“I’m currently in graduate school earning a degree in Human Resource Management. I want to become an expert in the field; how do I secure a job in HR when I only have customer service and teaching experience from Europe?”
Hi Arzu, I can speak from personal experience! What a great question.
Changing careers or starting over can feel like a daunting task. However, with some effort and dedication you can change your career trajectory one opportunity at a time. According to the Department of Labor, human resource professionals need to be able to demonstrate abilities in organizing, directing, and leading others. All skills I’m sure you’ve demonstrated while teaching and working in customer service. Since you’re in graduate school, you are gaining the necessary academic credentials to launch you on a path to success.
As a graduate student you should start taking advantage of the perks. You’re probably thinking, what perk, but as a student, you can join a professional organization, network, and complete an internship.
Join a Professional Organization
Graduate students are eligible for a student membership to the Society for Human Resource Management, often referred to as SHRM. SHRM is a globally recognized HR professional society that exists to develop and serve the HR professional and advance and lead the HR profession. In a nutshell, you’ll have access to all things HR including a mentor, on-going professional development, an industry specific job board, and a local or regional chapter in your area to meet other HR professionals face-to-face. To get started with your SHRM membership, contact Stephanie Narvell, your campus advisor, this membership can be very instrumental in helping you break into the human resources field.
Network. I know it sounds cliché and we hear it so often. However, it’s not about what you know, but who you know. Here’s where I’ll share my very own personal story. I too, wanted to break into human resources after working in sales and customer service. I started volunteering helping a non-profit provide job readiness training. Writing resumes mostly and presenting on topics such as interviewing. Although, I did not have any HR experience, who do you think made up the pool of other volunteers? HR professionals! From training & development managers, recruiters, and HR consultants. I introduced myself, shared that I was interested in HR, asked a lot of questions, and learned inside information about the industry. From this experience, I landed my first HR position as a Staffing Coordinator for a healthcare staffing firm. Be sure to connect with your fellow classmates, I’m sure some are already working in human resources. If you’re not sure what to say, I recommend Laura M. Labvich’s book, “100 Conversations for Career Success”, she provides great examples of how to start conversations with people you know, and people you don’t know.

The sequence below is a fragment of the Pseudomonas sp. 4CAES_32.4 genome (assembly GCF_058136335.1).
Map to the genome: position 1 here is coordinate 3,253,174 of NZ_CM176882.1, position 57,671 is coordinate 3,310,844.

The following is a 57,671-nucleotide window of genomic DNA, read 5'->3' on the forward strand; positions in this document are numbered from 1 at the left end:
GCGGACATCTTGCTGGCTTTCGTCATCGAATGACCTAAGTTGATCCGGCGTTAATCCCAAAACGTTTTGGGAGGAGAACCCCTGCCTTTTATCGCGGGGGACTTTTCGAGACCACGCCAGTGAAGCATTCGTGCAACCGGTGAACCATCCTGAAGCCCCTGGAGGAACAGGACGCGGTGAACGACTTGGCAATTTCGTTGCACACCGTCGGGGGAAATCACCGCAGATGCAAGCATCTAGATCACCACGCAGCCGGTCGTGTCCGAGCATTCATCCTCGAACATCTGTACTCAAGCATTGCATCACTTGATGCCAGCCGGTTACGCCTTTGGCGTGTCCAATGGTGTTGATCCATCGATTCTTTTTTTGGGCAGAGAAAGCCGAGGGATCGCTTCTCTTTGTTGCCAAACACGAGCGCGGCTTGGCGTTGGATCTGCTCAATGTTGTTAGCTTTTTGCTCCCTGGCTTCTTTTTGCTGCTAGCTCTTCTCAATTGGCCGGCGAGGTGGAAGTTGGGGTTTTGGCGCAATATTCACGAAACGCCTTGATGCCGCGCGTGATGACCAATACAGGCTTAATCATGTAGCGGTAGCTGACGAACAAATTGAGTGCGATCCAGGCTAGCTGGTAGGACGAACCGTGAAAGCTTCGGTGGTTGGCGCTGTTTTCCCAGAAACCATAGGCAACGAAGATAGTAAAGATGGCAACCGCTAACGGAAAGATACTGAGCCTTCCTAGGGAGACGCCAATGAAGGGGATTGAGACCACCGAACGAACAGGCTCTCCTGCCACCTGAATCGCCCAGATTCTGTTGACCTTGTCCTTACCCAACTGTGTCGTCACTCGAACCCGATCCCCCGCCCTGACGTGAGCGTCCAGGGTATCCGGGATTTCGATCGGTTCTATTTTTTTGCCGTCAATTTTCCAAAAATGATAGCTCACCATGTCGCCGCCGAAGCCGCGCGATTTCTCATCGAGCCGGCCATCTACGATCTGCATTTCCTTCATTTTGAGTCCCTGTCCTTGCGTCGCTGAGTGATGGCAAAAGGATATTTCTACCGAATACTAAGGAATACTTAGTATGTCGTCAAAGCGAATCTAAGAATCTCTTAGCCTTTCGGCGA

Complete an Internship
Since you’re a graduate student with work experience, you’d make a great intern. Use your transferable skills, transferable skills are skills you’ve learned in one career, that are applicable to another career. You stated you have five years of teaching experience that can easily transition into training and development. In addition, you also have three years of customer service experience again that can easily transition into recruiting: staffing and selection. Your career services center will have a host of contacts in WilmU Career Link to aid you in your search.
Every Job is a Stepping Stone to Your Career
You already have the necessary “blocks” in place. Now you need to “build” your path to success. Immerse yourself in the industry using a SHRM membership, network with your classmates, and secure an internship where you can use your skills and apply them to the HR industry. Although, you don’t have a ton of HR experience under your belt, your academic training and unique set of teaching and customer service skills, are in high demand in human resources.